German President Joachim Gauck is boycotting the Winter Olympics and will not travel to Sochi, Russia next year.

Der Spiegel reports that Gauck took the decision in protest against human rights violations and the harassment of Russian opposition political figures. The magazine says the Russian government was informed of his decision last week.

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The dpa news agency says presidential spokeswoman Ferdos Ferudastan confirmed the move on Sunday. Gauck’s office could not immediately be reached for further confirmation.

Gauck, an outspoken critic of Russia’s human-rights record, is yet to visit the country since taking office in March 2012. A planned meeting with Russian President Vladimir Putin in June 2012 fell through, apparently for scheduling reasons.

Gauck travelled to the Olympic Games and Paralympic Games in London last year.

The head of the Russian LGBT Sports Federation is in Toronto promoting the first gay sports tournament in Russia, which will be held after the Winter Olympics in Sochi.

Organizers of the Open Games hope to bring attention to the struggles of the lesbians, gays, bisexuals and the transgendered.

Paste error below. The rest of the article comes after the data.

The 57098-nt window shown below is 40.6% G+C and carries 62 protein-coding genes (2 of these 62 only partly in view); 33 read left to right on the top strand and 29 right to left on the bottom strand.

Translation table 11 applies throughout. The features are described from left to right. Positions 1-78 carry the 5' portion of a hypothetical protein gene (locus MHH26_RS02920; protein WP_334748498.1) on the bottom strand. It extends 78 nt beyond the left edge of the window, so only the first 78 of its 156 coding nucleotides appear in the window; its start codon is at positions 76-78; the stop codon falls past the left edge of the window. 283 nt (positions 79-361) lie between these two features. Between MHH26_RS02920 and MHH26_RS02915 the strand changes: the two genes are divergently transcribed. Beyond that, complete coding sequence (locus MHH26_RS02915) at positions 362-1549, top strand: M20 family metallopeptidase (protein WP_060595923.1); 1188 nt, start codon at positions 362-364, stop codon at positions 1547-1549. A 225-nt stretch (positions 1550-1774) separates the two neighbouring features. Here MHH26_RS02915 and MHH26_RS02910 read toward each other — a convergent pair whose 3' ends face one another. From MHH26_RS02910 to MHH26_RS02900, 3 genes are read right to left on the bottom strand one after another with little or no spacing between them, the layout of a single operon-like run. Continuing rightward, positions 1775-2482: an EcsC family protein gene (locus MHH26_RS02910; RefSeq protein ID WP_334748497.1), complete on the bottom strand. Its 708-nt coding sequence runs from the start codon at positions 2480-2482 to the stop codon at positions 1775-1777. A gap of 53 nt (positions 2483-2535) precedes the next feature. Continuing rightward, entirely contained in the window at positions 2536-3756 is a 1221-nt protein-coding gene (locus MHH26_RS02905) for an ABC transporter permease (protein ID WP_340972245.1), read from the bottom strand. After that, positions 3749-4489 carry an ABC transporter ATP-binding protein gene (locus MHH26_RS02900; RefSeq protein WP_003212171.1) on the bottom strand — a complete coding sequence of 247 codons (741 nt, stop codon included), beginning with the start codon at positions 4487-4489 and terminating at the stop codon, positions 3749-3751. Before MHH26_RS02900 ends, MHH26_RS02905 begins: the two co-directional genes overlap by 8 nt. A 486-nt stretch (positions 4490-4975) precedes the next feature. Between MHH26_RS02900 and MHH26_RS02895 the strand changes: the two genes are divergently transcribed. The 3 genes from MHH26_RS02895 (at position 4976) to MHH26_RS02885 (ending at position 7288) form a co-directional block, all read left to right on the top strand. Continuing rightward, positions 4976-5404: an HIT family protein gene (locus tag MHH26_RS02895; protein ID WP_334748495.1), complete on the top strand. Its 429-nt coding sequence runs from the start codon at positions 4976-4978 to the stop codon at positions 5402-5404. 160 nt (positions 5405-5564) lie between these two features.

Questions remain about how Russian authorities will enforce the controversial anti-gay laws that came into effect earlier this year. Protests against those laws have turned violent at times.

Should Olympians fear Russia’s anti-gay laws?
Pressure mounts on IOC over Russian laws
Map: Countries where homosexuality is a crime
Organizer and gay amateur figure skater Konstantin Yablotskiy predicts the days after the Winter Games will be dangerous for those in the LGBT community.

“As it was after the Beijing Olympics in China in 2008 — when the Olympics was over there was no media attention and all human rights defenders were just crushed by the national government,” Yablotskiy told CBC News.

The Open Games will be held in Moscow, between the Winter Games, which run Feb. 7 to 23, and the Paralympics.

Two leading Toronto gay organizations, PrideHouse Toronto and OutSport Toronto, have thrown their support behind the plans.

Darlene Homonko of PrideHouse Toronto says Russia is hoping to keep any talk of LGBT issues away from the spotlight.

“To have a successful Sochi Games probably means no political unrest and dissent,” said Homonko.

Yablotskiy doesn’t expect any open demonstrations during the Sochi Games, though he says there may be more subtle signs of protest. Activists are calling on athletes of the same sex to hold hands during awards ceremonies, for example, to show their support of the LGBT community.